A few weeks ago I got an email from Wikipedia with the subject ‘This is a little awkward’. I knew from the header that they were going to ask for money. But I was happy to oblige. Wikipedia is one of the triumphs of the internet — a vast repository of knowledge that’s free for everyone. I use Wikipedia daily. So I was happy to support their work.
The Wikipedia email got me thinking about the business model of ‘free’. It’s something that, according to neoclassical economics, shouldn’t exist. Think about it this way. According to neoclassical economics, humans are selfish utility maximizers who act for their own benefit. Individuals part with money only if they receive something in return. But in the case of Wikipedia, donors part with money to receive information that was already free. That’s something a respectable utility maximizer would never do.
And yet Wikipedia continues to exist and thrive. Why?
The answer is that there’s more to human behavior than self interest. Humans are social animals who have an instinct to help others. Wikipedia depends on this instinct. It depends on people giving money to receive something that’s already free.
True, Wikipedia’s business model operates at the fringe. Most businesses don’t give away their product for free. In fact, they can’t imagine doing so. As a representative for Ebay China put it, “Free is not a business model”.1 To earn income, most businesses rely on the act of restriction. They restrict access to their product using property rights. So if you want what they have, you have to pay for it.
The dominance of this paywall model tells us that humans are not purely altruistic — far from it. Imagine that Microsoft started giving away its software for free. Would it continue to earn billions in profit? Doubtful. The majority of people would use the software without giving Microsoft a dime. So Microsoft’s revenue would collapse. This tells us that Microsoft’s income depends on selfishness. People want to use MS Office and so pay to get it … because they must.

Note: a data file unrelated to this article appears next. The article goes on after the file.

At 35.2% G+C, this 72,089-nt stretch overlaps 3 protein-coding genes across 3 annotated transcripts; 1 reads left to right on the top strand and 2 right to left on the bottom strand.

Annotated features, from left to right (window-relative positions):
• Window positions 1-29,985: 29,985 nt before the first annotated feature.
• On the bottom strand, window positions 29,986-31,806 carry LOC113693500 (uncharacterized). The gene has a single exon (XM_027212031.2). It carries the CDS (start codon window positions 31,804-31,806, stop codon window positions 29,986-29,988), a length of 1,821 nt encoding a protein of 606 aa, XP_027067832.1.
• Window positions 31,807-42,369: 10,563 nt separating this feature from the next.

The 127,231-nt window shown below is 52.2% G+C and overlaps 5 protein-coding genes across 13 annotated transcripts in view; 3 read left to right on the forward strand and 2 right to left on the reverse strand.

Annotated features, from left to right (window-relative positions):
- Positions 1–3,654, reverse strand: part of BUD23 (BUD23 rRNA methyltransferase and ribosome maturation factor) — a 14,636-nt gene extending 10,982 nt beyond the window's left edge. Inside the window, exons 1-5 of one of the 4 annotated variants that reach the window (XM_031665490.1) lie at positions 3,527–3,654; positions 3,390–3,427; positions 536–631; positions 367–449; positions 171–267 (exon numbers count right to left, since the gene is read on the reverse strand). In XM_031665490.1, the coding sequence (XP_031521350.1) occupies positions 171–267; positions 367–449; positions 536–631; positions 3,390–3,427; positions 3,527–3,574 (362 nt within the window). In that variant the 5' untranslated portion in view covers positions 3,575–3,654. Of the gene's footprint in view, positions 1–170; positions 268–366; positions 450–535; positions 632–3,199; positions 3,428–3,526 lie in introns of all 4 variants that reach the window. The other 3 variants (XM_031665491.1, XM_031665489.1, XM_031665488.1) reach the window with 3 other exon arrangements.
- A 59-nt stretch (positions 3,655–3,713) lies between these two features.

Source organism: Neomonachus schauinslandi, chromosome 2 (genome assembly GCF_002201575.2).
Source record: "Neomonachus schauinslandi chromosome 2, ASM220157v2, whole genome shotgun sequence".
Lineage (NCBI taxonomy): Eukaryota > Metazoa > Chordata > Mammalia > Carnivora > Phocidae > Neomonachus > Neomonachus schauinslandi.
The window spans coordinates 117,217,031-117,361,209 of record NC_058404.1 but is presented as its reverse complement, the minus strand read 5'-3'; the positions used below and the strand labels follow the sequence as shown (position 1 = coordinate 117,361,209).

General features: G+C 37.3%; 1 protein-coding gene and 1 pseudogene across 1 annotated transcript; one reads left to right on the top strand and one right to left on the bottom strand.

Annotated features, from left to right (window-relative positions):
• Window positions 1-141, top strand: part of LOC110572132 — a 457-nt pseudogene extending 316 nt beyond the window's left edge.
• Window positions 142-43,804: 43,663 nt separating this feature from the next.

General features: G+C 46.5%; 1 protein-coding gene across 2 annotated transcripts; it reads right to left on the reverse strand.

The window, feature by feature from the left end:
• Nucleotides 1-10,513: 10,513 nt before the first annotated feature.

To many people, this self-interest model seems like the only way to run a business. But it’s not. Some businesses operate solely on good will. Instead of paywalling their product, they give it away for free. Then they earn income by appealing not to selfishness, but to altruism.
Take, as an example, the free software movement. I’m typing this post on a computer that runs Linux Mint, a free operating system. (It’s a beautiful OS — fast and stable. I highly recommend it.) Like Wikipedia, Linux Mint gives away its product for free. And yet it still earns an income (albeit nothing like Microsoft). Linux Mint earns income because some users give money for software that’s free. It’s a business model based on altruism.
The email from Wikipedia got me thinking about what I’m doing on this blog. According to neoclassical economics, my behavior is exceedingly naive. I spend hundreds of hours doing research, and then I give away my results for free on the internet. What am I thinking?
I give away my research because I believe that knowledge should be free. Knowledge is our species’ greatest asset — the accumulated wisdom of countless generations. It’s a travesty, in my opinion, to restrict access to this shared inheritance.
If knowledge is free, then how do researchers earn a living? One way is to rely on the power of government. In this model, the government collects taxes (coercively, if necessary) and uses this income to fund research. The resulting knowledge is then given away for free. This is how the public university system works … in principle. But in practice, most publicly funded research gets paywalled by private publishers.
This paywalling of research is a kind of reverse tragedy of the commons. Instead of over-exploiting a common-pool resource, we under-exploit it. Knowledge that could be free for everyone is instead restricted to the few who have journal subscriptions. (Fortunately we have Sci-Hub, which, to the chagrin of publishers, has liberated most scientific articles.)